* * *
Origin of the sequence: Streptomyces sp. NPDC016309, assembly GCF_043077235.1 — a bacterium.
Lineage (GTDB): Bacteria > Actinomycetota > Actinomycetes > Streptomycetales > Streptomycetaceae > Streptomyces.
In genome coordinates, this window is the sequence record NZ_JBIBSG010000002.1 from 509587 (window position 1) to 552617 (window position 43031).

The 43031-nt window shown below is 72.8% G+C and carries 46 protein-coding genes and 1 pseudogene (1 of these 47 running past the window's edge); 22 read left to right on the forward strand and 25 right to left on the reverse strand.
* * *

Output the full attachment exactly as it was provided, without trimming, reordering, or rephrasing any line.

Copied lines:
Origin of the sequence: Streptomyces sp. NPDC016309, assembly GCF_043077235.1 — a bacterium.
Lineage (GTDB): Bacteria > Actinomycetota > Actinomycetes > Streptomycetales > Streptomycetaceae > Streptomyces.
In genome coordinates, this window is the sequence record NZ_JBIBSG010000002.1 from 509587 (window position 1) to 552617 (window position 43031).

The 43031-nt window shown below is 72.8% G+C and carries 46 protein-coding genes and 1 pseudogene (1 of these 47 running past the window's edge); 22 read left to right on the forward strand and 25 right to left on the reverse strand.